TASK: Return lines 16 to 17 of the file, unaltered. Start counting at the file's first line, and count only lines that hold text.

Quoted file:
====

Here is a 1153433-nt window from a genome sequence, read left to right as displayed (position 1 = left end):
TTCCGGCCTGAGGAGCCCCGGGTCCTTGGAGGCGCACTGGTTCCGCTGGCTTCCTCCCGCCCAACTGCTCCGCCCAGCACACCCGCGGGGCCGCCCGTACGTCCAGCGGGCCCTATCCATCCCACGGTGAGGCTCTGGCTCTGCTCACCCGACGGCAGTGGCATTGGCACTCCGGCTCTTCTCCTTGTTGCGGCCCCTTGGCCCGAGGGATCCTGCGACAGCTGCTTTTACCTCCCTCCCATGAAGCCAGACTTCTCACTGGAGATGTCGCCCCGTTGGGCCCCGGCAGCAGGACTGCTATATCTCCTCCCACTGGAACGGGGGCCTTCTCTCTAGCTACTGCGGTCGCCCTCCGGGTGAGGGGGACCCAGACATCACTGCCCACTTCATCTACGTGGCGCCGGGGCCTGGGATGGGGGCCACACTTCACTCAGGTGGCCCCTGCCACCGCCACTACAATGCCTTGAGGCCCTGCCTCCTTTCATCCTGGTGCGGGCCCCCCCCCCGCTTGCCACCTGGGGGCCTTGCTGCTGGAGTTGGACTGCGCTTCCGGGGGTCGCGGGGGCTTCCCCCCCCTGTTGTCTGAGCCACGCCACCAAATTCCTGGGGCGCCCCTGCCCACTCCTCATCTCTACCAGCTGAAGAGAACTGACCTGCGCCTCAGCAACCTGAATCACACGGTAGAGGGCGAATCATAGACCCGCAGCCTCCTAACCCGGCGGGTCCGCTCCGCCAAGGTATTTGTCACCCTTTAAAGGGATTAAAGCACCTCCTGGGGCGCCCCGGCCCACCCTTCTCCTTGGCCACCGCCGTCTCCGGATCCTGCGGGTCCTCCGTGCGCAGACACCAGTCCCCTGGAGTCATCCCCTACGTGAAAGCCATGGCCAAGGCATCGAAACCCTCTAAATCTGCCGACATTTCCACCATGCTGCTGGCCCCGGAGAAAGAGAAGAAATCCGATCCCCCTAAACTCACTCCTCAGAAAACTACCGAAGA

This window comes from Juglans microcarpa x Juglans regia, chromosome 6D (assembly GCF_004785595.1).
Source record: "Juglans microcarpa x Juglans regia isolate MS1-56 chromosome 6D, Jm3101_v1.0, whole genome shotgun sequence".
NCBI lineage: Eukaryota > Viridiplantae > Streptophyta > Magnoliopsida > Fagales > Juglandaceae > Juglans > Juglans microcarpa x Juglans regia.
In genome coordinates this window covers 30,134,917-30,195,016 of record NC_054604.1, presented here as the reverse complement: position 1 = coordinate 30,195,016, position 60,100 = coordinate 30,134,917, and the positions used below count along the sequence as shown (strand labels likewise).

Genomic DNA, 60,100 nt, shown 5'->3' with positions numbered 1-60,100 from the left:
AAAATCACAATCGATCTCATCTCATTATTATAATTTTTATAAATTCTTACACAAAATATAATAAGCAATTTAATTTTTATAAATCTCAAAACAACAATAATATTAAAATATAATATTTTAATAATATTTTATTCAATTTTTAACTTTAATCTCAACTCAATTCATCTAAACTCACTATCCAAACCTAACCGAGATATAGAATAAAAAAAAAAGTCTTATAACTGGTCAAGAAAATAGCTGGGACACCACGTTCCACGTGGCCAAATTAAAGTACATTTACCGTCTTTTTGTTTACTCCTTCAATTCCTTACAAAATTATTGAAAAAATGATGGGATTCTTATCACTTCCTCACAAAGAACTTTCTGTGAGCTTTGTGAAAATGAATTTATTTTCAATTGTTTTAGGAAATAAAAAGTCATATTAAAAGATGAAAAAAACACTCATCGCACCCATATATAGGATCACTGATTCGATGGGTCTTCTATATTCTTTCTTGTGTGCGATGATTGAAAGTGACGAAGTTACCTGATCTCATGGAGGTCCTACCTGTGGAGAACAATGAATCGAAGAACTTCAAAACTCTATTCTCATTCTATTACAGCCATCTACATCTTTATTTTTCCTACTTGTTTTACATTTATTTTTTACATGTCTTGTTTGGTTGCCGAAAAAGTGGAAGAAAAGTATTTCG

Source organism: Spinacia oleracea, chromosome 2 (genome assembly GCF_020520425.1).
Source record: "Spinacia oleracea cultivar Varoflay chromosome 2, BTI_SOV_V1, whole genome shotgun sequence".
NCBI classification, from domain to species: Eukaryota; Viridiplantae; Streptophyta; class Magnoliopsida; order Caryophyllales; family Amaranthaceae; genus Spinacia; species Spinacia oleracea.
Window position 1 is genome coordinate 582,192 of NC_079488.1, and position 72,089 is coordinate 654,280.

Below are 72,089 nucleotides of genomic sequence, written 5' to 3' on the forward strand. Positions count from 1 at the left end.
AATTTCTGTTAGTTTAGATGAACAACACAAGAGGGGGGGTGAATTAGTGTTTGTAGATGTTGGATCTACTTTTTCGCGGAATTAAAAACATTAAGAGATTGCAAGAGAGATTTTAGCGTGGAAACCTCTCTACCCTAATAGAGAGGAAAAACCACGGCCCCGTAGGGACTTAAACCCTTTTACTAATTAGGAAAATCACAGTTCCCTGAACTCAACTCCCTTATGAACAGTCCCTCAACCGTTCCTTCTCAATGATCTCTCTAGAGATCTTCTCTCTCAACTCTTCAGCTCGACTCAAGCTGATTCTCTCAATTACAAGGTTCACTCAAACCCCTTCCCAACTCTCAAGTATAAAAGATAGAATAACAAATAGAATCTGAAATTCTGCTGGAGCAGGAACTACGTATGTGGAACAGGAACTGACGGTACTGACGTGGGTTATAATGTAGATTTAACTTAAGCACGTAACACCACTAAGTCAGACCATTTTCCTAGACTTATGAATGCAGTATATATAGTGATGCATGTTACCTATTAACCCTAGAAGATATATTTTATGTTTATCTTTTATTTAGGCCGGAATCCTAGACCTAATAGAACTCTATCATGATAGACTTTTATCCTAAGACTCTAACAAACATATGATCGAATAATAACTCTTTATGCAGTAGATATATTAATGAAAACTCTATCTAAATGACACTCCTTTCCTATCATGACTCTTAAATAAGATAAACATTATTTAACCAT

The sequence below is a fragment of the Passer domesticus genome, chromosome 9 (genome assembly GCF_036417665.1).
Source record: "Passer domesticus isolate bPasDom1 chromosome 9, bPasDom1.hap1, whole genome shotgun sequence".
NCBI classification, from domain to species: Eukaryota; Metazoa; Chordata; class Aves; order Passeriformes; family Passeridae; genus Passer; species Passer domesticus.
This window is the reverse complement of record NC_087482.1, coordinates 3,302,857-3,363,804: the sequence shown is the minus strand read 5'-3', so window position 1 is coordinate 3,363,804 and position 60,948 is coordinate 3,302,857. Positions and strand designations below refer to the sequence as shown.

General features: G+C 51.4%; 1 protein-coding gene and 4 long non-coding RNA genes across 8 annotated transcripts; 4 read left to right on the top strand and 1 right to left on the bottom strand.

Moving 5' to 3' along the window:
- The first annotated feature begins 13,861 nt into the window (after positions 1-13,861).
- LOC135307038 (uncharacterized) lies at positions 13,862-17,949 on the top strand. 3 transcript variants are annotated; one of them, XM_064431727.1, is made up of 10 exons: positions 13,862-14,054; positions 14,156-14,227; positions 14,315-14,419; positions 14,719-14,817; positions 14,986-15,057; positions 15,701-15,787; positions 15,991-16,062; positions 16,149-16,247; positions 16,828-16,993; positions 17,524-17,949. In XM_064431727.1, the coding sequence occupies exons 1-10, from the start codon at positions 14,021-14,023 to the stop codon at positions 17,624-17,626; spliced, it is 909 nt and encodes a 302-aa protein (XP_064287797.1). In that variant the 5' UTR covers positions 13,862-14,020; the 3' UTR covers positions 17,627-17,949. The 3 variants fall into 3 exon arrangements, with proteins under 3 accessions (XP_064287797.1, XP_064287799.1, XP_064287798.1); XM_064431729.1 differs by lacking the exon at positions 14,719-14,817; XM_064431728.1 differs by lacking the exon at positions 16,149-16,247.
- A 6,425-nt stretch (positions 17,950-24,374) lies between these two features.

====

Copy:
Source record: "Passer domesticus isolate bPasDom1 chromosome 9, bPasDom1.hap1, whole genome shotgun sequence".
NCBI classification, from domain to species: Eukaryota; Metazoa; Chordata; class Aves; order Passeriformes; family Passeridae; genus Passer; species Passer domesticus.